Love this! I’m curious if you guys have ever had to deal with cracking in your drywall? I had a pretty long crack (like 2 feet) that went from a window corner to the edge of the wall. I sanded it down to get to the bare drywall, taped along the crack with mesh tape, spackled over it with a few layers, and then sprayed texture once it was sanded smooth. Fast forward two years and the same crack reappeared… Any ideas?? And this is the only place in the house with the problem, and it doesn’t show up anywhere on the outside, so I don’t think its a major foundation issue or anything. I just hate sanding down texture so I want to get it right! I’m about to just go buy some large art to cover it…

    • Julia says:

      Is your home newer? In the first 5 years a home can settle a lot. It’s not a sign of foundation issues necessarily, just kind of getting cozy where it is. :) You need a super-flexible material to fill that one so that if/when it expands again, it won’t crack. Try DAP ElastoPatch.

      • Lynn says:

        Recurring cracks that run diagonally from the corners of windows and doors can be a sign of a structural issue and should be evaluated by a structural engineer.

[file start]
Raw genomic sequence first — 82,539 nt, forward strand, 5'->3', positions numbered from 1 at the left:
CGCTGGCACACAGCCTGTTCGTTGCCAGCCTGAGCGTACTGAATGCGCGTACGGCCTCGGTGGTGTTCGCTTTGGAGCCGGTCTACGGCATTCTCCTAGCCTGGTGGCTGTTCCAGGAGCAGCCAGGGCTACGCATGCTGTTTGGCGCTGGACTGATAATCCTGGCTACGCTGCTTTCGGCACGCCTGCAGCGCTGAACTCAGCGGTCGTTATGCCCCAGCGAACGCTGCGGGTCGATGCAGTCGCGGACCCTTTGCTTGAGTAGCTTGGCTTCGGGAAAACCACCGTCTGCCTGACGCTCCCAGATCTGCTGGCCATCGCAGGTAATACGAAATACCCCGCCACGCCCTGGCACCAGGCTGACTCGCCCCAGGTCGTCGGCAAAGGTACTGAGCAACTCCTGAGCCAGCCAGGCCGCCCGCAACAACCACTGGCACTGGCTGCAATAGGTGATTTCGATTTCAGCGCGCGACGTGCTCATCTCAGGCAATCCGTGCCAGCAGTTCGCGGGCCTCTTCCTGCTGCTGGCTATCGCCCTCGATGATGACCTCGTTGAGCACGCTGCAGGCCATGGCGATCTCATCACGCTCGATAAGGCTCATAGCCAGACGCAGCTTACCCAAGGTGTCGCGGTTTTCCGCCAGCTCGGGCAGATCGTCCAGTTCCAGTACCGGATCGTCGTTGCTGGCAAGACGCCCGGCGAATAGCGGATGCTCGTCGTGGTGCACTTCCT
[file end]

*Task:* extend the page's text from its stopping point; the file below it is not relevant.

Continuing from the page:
• Andi says:

        It’s not structural, that’s been checked out :) so at least that’s good? Haha

      • Andi says:

        No, the house was built in 1964… we even replaced that window, so that shouldn’t be it?

  20. Brittany says:

    I would love to see the sanding step and finished product. When I patch larger holes, the patch is rarely as smooth as the existing drywall. Maybe you can show this in a follow up post/quick video?

    • Julia says:

      The key is to add enough joint compound or spackle so that you can sand it smooth. We just use a sanding block! Alternatively, you can sand, add another layer of spackle and sand it down one last time after it dries.